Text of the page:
Such a compositional system appeared for the first time. Many of Malevich's compositions can be turned over, and they will not lose anything. Moreover, Malevich himself, starting to rotate his famous "Black Square", noticed that in perception he first turns into a cross, and then into a circle. This is how a triptych appeared: black square, black cross, black circle. Three primary forms of Suprematism.
"Black Square" became not only the first form of Suprematism, but also the atom of painting. Malevich brought out the essence of any image with this picture. Many years later, with the advent of digital technology, all images began to consist of many square-shaped segments - pixels, atoms of digital images. “Black square” is the very first pixel, zero shapes. The first idea about the segmental structure of the image living in the black square of the monitor, on the other side of the additional reality of the Internet.
The purpose of music is silence
“The purpose of music is silence” is written on the first flyleaf of Kazimir Malevich's notebook, dated 1923. This year the artist published his last manifesto "Suprematist Mirror", in which he equated all the phenomena of the world to zero.
“There is no being neither in me nor outside of me, nothing can change anything, since there is nothing that could change, and there is nothing that could be changed.
The essence of the differences. The world as objectlessness”.
The graphic analogue of this statement was two blank canvases shown by the artist in Petrograd at the "Exhibition of paintings by artists of all directions 1918-1923" in the spring of one thousand nine hundred and twenty-three. The paintings were named in the same way as the manifesto "Suprematist Mirror".
Interestingly, almost fifteen years earlier, Nikolai Kulbin, a friend, colleague and patron of Malevich, an active figure in the new art of that time, wrote the brochure Free Music, in which, several years ahead of the Italian futurist composers, he denied the system of twelve tones. Kulbin is the author of the concept of non-tempered music, quarter-tone music and environment music.
Kulbin believed that the music of nature is free in the choice of sounds: light, thunder, wind noise, water splash, birdsong. Therefore, a composer who writes in the genre of free music should not be "limited to tones and semitones." "He uses quarter tones, octopuses, and music with a free choice of sounds." Free music should be based on the same laws as the music of nature. The main quality of quarter-tone music was the formation of unusual combinations of sounds, harmonies, chords, dissonances with their resolutions and melodies. Such combinations of sounds in the scale are called "close dissonances", their sound is completely different from ordinary dissonances. Kulbin believed that this greatly increases the expressive abilities of music, the ability to materialize.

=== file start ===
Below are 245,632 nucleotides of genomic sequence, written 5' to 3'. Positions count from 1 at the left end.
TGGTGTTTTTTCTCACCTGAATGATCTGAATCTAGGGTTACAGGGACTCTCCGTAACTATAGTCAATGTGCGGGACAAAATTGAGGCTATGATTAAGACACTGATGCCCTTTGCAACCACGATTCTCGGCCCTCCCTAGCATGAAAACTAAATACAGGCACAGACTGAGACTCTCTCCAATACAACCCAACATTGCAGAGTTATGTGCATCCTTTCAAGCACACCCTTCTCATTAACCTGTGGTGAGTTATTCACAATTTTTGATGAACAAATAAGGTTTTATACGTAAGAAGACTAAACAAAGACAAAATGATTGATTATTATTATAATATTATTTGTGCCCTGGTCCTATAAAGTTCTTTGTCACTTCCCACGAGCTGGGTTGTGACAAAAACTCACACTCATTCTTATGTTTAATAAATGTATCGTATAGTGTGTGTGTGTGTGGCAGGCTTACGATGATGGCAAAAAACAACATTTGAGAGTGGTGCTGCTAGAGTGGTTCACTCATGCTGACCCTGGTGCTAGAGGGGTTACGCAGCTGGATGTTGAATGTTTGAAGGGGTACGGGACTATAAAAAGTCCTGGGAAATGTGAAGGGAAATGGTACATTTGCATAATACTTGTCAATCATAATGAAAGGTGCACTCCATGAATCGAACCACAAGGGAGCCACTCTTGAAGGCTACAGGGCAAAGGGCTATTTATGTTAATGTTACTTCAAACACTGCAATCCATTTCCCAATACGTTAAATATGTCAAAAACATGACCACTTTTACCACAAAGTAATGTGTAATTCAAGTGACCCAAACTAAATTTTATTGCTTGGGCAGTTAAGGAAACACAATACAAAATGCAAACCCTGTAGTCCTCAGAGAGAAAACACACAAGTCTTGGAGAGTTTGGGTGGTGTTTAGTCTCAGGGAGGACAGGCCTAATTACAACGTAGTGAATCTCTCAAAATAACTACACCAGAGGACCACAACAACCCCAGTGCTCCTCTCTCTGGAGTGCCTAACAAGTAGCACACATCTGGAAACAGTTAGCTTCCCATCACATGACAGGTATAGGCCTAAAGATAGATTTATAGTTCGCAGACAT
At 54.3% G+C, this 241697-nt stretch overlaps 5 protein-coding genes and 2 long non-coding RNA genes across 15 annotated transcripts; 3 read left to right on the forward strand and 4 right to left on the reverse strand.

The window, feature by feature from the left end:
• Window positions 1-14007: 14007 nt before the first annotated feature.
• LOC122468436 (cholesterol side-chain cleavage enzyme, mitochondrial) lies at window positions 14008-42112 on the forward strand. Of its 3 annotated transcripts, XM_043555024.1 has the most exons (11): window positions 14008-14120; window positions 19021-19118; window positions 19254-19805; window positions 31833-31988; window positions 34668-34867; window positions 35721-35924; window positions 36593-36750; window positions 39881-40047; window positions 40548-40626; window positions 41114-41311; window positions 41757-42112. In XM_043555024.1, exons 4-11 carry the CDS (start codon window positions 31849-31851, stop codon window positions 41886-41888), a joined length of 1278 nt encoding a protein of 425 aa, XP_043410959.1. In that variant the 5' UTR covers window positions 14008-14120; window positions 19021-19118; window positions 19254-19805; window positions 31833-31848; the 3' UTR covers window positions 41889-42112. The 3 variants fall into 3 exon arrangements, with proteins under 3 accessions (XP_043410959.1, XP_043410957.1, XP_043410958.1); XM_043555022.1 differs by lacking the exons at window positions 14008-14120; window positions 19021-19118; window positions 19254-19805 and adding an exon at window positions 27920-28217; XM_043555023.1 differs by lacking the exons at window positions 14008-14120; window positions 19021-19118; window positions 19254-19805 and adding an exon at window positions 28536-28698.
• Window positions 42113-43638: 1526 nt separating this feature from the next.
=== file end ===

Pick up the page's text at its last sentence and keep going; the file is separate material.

A little later, similar ideas were expressed by the Italian futurist Luigi Russolo in the manifesto "The Art of Noises".
Several decades later, American philosopher, poet, composer John Cage will compose his famous three-part composition "4'33", which will be presented for the first time by pianist David Tudor at the Benefit Concert organized in support of contemporary art in Woodstock in 1900 fifty-second year. During the sounding of the work, not a single sound was played. The silence lasted for three periods of time, corresponding to the three parts of the composition. Then, bowing, the musicians left, and the hall exploded …
In our time, neither the music of silence nor noise music surprises anyone. Digital instruments allow you to freely record, create and mix sounds, edit them, for example, removing noise. Electronic music, without a single "live" sound, reminiscent of any real instrument, at first became a separate full-fledged musical direction, and later all music turned to some extent into electronic, that is, it became digitized.
Always by our side
The entire creative path of Malevich is a powerful sound desire to break through the edge of physical reality. Abstract intellect pushed the artist to a deep search, to the desire to go behind the screen of the visible and tangible, to penetrate the essence of things.
How will the perception of color, for example, yellow, change subjectively if it is applied to different geometric shapes: a circle, a triangle, a square? How colorless (achromatic) colors affect this color: why does yellow go out on a white background, and light up with a vengeance on black? How does the rhythm and size of the painting spot affect the subjective feeling of the warmth and coldness of color? This kind of questions interested Malevich as a researcher.
Kazimir Malevich forever changed not only art, but also our life. His painting is a formula. Formula of expressiveness where the image can be withdrawn. There is no image, but there is expressiveness.
The emergence of the "Black Square" has changed our life and our consciousness.
Industrial design, graphic design, fashion design, environmental design - so many trends, so many bright names. Today, for a long time no one is surprised by the abstract color forms with which designers fill our reality. A blue circle that turns out to be a lamp. The big red rectangle is a button on the display! Abstract forms have become part of our world.
All this might not have happened if Kazimir Malevich had not once written "Black Square" and had not freed form and color from the dictates of a visual image.